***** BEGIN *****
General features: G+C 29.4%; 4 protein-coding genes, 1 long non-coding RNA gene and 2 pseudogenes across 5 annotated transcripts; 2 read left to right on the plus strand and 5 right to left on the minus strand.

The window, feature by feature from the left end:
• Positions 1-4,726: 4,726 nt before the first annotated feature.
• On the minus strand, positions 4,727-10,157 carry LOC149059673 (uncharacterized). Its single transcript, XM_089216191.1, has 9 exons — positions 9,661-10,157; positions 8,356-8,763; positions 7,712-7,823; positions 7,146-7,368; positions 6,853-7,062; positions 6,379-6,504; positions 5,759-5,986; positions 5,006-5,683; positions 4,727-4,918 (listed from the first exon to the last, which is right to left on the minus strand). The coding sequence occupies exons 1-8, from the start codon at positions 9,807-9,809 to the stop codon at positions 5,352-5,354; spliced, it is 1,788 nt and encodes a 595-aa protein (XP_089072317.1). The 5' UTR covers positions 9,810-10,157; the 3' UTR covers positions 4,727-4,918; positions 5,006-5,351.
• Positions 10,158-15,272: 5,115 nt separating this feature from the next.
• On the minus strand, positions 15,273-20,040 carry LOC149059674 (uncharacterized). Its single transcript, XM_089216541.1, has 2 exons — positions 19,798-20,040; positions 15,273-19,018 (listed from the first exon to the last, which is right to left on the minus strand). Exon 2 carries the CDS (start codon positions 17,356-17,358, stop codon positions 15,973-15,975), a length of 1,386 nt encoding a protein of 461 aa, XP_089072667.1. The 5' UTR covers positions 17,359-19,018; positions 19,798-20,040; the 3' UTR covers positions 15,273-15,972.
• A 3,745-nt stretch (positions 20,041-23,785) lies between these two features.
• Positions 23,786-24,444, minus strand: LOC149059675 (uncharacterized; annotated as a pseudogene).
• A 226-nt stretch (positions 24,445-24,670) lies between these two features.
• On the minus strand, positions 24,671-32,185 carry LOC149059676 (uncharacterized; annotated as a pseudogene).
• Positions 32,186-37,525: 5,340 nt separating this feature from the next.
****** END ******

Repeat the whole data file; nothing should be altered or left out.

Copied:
General features: G+C 29.4%; 4 protein-coding genes, 1 long non-coding RNA gene and 2 pseudogenes across 5 annotated transcripts; 2 read left to right on the plus strand and 5 right to left on the minus strand.

The window, feature by feature from the left end:
• Positions 1-4,726: 4,726 nt before the first annotated feature.
• On the minus strand, positions 4,727-10,157 carry LOC149059673 (uncharacterized). Its single transcript, XM_089216191.1, has 9 exons — positions 9,661-10,157; positions 8,356-8,763; positions 7,712-7,823; positions 7,146-7,368; positions 6,853-7,062; positions 6,379-6,504; positions 5,759-5,986; positions 5,006-5,683; positions 4,727-4,918 (listed from the first exon to the last, which is right to left on the minus strand). The coding sequence occupies exons 1-8, from the start codon at positions 9,807-9,809 to the stop codon at positions 5,352-5,354; spliced, it is 1,788 nt and encodes a 595-aa protein (XP_089072317.1). The 5' UTR covers positions 9,810-10,157; the 3' UTR covers positions 4,727-4,918; positions 5,006-5,351.
• Positions 10,158-15,272: 5,115 nt separating this feature from the next.
• On the minus strand, positions 15,273-20,040 carry LOC149059674 (uncharacterized). Its single transcript, XM_089216541.1, has 2 exons — positions 19,798-20,040; positions 15,273-19,018 (listed from the first exon to the last, which is right to left on the minus strand). Exon 2 carries the CDS (start codon positions 17,356-17,358, stop codon positions 15,973-15,975), a length of 1,386 nt encoding a protein of 461 aa, XP_089072667.1. The 5' UTR covers positions 17,359-19,018; positions 19,798-20,040; the 3' UTR covers positions 15,273-15,972.
• A 3,745-nt stretch (positions 20,041-23,785) lies between these two features.
• Positions 23,786-24,444, minus strand: LOC149059675 (uncharacterized; annotated as a pseudogene).
• A 226-nt stretch (positions 24,445-24,670) lies between these two features.
• On the minus strand, positions 24,671-32,185 carry LOC149059676 (uncharacterized; annotated as a pseudogene).
• Positions 32,186-37,525: 5,340 nt separating this feature from the next.